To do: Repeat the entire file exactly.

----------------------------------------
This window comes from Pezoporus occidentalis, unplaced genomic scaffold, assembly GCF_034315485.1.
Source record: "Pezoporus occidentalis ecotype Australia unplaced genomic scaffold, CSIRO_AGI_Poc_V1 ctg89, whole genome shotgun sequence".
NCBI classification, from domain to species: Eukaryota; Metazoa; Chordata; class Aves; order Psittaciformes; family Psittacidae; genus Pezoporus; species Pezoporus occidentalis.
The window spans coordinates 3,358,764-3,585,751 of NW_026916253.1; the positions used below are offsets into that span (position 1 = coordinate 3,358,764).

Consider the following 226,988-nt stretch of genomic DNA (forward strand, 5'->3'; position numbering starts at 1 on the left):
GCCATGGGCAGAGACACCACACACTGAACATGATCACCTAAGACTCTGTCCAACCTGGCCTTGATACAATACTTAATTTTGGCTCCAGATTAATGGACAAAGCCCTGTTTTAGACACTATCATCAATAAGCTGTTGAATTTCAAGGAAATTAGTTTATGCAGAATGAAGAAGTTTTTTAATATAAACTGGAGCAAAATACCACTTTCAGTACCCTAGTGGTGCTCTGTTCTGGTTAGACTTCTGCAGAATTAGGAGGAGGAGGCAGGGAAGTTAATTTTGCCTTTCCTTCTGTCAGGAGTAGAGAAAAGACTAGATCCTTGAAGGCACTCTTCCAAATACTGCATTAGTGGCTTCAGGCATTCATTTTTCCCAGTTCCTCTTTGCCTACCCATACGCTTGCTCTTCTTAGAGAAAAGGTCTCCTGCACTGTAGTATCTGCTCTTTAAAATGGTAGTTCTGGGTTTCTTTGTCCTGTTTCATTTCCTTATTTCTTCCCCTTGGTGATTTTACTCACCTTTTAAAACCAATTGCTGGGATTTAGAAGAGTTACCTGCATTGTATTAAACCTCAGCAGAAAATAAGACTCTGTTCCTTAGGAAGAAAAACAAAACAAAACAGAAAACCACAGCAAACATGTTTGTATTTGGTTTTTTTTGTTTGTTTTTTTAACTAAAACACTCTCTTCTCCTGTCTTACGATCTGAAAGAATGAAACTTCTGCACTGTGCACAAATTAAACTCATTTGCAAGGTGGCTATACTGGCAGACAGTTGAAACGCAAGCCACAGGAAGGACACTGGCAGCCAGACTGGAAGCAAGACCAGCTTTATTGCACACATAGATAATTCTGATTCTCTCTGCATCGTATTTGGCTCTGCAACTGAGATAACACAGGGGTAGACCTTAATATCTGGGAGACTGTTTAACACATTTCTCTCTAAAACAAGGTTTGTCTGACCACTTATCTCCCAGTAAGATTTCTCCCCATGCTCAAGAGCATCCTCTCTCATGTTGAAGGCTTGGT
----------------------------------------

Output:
This window comes from Pezoporus occidentalis, unplaced genomic scaffold, assembly GCF_034315485.1.
Source record: "Pezoporus occidentalis ecotype Australia unplaced genomic scaffold, CSIRO_AGI_Poc_V1 ctg89, whole genome shotgun sequence".
NCBI classification, from domain to species: Eukaryota; Metazoa; Chordata; class Aves; order Psittaciformes; family Psittacidae; genus Pezoporus; species Pezoporus occidentalis.
The window spans coordinates 3,358,764-3,585,751 of NW_026916253.1; the positions used below are offsets into that span (position 1 = coordinate 3,358,764).

Consider the following 226,988-nt stretch of genomic DNA (forward strand, 5'->3'; position numbering starts at 1 on the left):
GCCATGGGCAGAGACACCACACACTGAACATGATCACCTAAGACTCTGTCCAACCTGGCCTTGATACAATACTTAATTTTGGCTCCAGATTAATGGACAAAGCCCTGTTTTAGACACTATCATCAATAAGCTGTTGAATTTCAAGGAAATTAGTTTATGCAGAATGAAGAAGTTTTTTAATATAAACTGGAGCAAAATACCACTTTCAGTACCCTAGTGGTGCTCTGTTCTGGTTAGACTTCTGCAGAATTAGGAGGAGGAGGCAGGGAAGTTAATTTTGCCTTTCCTTCTGTCAGGAGTAGAGAAAAGACTAGATCCTTGAAGGCACTCTTCCAAATACTGCATTAGTGGCTTCAGGCATTCATTTTTCCCAGTTCCTCTTTGCCTACCCATACGCTTGCTCTTCTTAGAGAAAAGGTCTCCTGCACTGTAGTATCTGCTCTTTAAAATGGTAGTTCTGGGTTTCTTTGTCCTGTTTCATTTCCTTATTTCTTCCCCTTGGTGATTTTACTCACCTTTTAAAACCAATTGCTGGGATTTAGAAGAGTTACCTGCATTGTATTAAACCTCAGCAGAAAATAAGACTCTGTTCCTTAGGAAGAAAAACAAAACAAAACAGAAAACCACAGCAAACATGTTTGTATTTGGTTTTTTTTGTTTGTTTTTTTAACTAAAACACTCTCTTCTCCTGTCTTACGATCTGAAAGAATGAAACTTCTGCACTGTGCACAAATTAAACTCATTTGCAAGGTGGCTATACTGGCAGACAGTTGAAACGCAAGCCACAGGAAGGACACTGGCAGCCAGACTGGAAGCAAGACCAGCTTTATTGCACACATAGATAATTCTGATTCTCTCTGCATCGTATTTGGCTCTGCAACTGAGATAACACAGGGGTAGACCTTAATATCTGGGAGACTGTTTAACACATTTCTCTCTAAAACAAGGTTTGTCTGACCACTTATCTCCCAGTAAGATTTCTCCCCATGCTCAAGAGCATCCTCTCTCATGTTGAAGGCTTGGT